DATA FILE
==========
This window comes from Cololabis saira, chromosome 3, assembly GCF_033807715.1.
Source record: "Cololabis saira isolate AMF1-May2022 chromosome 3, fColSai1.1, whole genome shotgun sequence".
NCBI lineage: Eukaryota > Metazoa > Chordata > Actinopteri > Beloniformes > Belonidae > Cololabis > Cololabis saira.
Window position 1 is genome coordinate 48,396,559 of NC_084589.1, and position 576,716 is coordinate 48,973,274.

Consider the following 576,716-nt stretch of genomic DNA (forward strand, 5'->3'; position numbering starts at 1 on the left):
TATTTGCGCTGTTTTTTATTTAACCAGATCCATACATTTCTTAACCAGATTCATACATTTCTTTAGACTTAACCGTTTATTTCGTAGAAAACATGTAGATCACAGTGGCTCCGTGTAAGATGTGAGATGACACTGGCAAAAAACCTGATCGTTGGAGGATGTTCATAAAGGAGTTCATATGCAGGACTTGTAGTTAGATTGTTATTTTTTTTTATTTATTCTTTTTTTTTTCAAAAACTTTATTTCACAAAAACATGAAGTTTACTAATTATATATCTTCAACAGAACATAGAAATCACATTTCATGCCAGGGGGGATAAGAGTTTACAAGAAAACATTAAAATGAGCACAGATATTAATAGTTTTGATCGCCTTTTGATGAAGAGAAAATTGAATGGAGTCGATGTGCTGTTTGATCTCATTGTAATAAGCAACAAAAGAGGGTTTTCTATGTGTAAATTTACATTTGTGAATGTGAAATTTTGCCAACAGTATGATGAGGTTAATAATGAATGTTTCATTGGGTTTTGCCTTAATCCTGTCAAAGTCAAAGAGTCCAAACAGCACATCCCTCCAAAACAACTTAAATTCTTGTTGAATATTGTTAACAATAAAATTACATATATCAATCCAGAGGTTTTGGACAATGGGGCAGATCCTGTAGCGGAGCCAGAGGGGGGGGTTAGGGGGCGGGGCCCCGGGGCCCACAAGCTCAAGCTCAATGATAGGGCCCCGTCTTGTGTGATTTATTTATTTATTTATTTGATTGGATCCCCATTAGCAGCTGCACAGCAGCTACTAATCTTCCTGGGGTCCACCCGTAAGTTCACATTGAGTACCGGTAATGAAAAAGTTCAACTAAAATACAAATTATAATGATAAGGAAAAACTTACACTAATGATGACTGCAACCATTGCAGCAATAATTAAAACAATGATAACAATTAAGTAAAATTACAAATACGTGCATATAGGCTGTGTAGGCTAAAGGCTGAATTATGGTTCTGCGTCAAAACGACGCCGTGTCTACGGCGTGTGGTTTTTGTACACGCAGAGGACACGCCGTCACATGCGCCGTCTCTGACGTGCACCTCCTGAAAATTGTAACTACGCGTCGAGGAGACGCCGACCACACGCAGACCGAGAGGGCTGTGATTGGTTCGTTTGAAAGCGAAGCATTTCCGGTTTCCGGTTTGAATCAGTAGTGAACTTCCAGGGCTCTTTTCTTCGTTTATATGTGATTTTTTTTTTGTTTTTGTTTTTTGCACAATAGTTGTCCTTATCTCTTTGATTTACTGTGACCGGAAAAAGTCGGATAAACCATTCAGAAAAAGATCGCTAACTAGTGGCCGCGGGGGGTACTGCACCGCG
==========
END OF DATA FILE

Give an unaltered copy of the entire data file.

This window comes from Cololabis saira, chromosome 3, assembly GCF_033807715.1.
Source record: "Cololabis saira isolate AMF1-May2022 chromosome 3, fColSai1.1, whole genome shotgun sequence".
NCBI lineage: Eukaryota > Metazoa > Chordata > Actinopteri > Beloniformes > Belonidae > Cololabis > Cololabis saira.
Window position 1 is genome coordinate 48,396,559 of NC_084589.1, and position 576,716 is coordinate 48,973,274.

Consider the following 576,716-nt stretch of genomic DNA (forward strand, 5'->3'; position numbering starts at 1 on the left):
TATTTGCGCTGTTTTTTATTTAACCAGATCCATACATTTCTTAACCAGATTCATACATTTCTTTAGACTTAACCGTTTATTTCGTAGAAAACATGTAGATCACAGTGGCTCCGTGTAAGATGTGAGATGACACTGGCAAAAAACCTGATCGTTGGAGGATGTTCATAAAGGAGTTCATATGCAGGACTTGTAGTTAGATTGTTATTTTTTTTTATTTATTCTTTTTTTTTTCAAAAACTTTATTTCACAAAAACATGAAGTTTACTAATTATATATCTTCAACAGAACATAGAAATCACATTTCATGCCAGGGGGGATAAGAGTTTACAAGAAAACATTAAAATGAGCACAGATATTAATAGTTTTGATCGCCTTTTGATGAAGAGAAAATTGAATGGAGTCGATGTGCTGTTTGATCTCATTGTAATAAGCAACAAAAGAGGGTTTTCTATGTGTAAATTTACATTTGTGAATGTGAAATTTTGCCAACAGTATGATGAGGTTAATAATGAATGTTTCATTGGGTTTTGCCTTAATCCTGTCAAAGTCAAAGAGTCCAAACAGCACATCCCTCCAAAACAACTTAAATTCTTGTTGAATATTGTTAACAATAAAATTACATATATCAATCCAGAGGTTTTGGACAATGGGGCAGATCCTGTAGCGGAGCCAGAGGGGGGGGTTAGGGGGCGGGGCCCCGGGGCCCACAAGCTCAAGCTCAATGATAGGGCCCCGTCTTGTGTGATTTATTTATTTATTTATTTGATTGGATCCCCATTAGCAGCTGCACAGCAGCTACTAATCTTCCTGGGGTCCACCCGTAAGTTCACATTGAGTACCGGTAATGAAAAAGTTCAACTAAAATACAAATTATAATGATAAGGAAAAACTTACACTAATGATGACTGCAACCATTGCAGCAATAATTAAAACAATGATAACAATTAAGTAAAATTACAAATACGTGCATATAGGCTGTGTAGGCTAAAGGCTGAATTATGGTTCTGCGTCAAAACGACGCCGTGTCTACGGCGTGTGGTTTTTGTACACGCAGAGGACACGCCGTCACATGCGCCGTCTCTGACGTGCACCTCCTGAAAATTGTAACTACGCGTCGAGGAGACGCCGACCACACGCAGACCGAGAGGGCTGTGATTGGTTCGTTTGAAAGCGAAGCATTTCCGGTTTCCGGTTTGAATCAGTAGTGAACTTCCAGGGCTCTTTTCTTCGTTTATATGTGATTTTTTTTTTGTTTTTGTTTTTTGCACAATAGTTGTCCTTATCTCTTTGATTTACTGTGACCGGAAAAAGTCGGATAAACCATTCAGAAAAAGATCGCTAACTAGTGGCCGCGGGGGGTACTGCACCGCG